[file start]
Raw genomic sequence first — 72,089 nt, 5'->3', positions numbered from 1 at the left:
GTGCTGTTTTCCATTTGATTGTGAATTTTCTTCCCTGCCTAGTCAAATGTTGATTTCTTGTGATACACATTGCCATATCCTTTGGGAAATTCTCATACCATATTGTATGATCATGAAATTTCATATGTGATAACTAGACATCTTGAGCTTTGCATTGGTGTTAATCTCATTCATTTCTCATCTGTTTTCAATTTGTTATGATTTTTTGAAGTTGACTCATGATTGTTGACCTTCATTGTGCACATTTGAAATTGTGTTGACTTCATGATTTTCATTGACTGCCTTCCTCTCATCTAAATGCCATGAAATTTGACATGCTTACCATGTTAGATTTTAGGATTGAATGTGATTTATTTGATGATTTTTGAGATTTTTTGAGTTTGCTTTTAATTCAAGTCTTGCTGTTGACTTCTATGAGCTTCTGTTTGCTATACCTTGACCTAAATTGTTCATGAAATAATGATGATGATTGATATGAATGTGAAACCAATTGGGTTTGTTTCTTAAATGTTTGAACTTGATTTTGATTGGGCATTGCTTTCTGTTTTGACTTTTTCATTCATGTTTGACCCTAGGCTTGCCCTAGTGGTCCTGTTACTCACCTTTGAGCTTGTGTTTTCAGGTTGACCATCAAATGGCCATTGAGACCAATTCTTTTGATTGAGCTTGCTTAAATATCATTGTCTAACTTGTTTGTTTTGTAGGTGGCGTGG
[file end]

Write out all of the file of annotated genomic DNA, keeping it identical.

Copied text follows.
Raw genomic sequence first — 72,089 nt, 5'->3', positions numbered from 1 at the left:
GTGCTGTTTTCCATTTGATTGTGAATTTTCTTCCCTGCCTAGTCAAATGTTGATTTCTTGTGATACACATTGCCATATCCTTTGGGAAATTCTCATACCATATTGTATGATCATGAAATTTCATATGTGATAACTAGACATCTTGAGCTTTGCATTGGTGTTAATCTCATTCATTTCTCATCTGTTTTCAATTTGTTATGATTTTTTGAAGTTGACTCATGATTGTTGACCTTCATTGTGCACATTTGAAATTGTGTTGACTTCATGATTTTCATTGACTGCCTTCCTCTCATCTAAATGCCATGAAATTTGACATGCTTACCATGTTAGATTTTAGGATTGAATGTGATTTATTTGATGATTTTTGAGATTTTTTGAGTTTGCTTTTAATTCAAGTCTTGCTGTTGACTTCTATGAGCTTCTGTTTGCTATACCTTGACCTAAATTGTTCATGAAATAATGATGATGATTGATATGAATGTGAAACCAATTGGGTTTGTTTCTTAAATGTTTGAACTTGATTTTGATTGGGCATTGCTTTCTGTTTTGACTTTTTCATTCATGTTTGACCCTAGGCTTGCCCTAGTGGTCCTGTTACTCACCTTTGAGCTTGTGTTTTCAGGTTGACCATCAAATGGCCATTGAGACCAATTCTTTTGATTGAGCTTGCTTAAATATCATTGTCTAACTTGTTTGTTTTGTAGGTGGCGTGG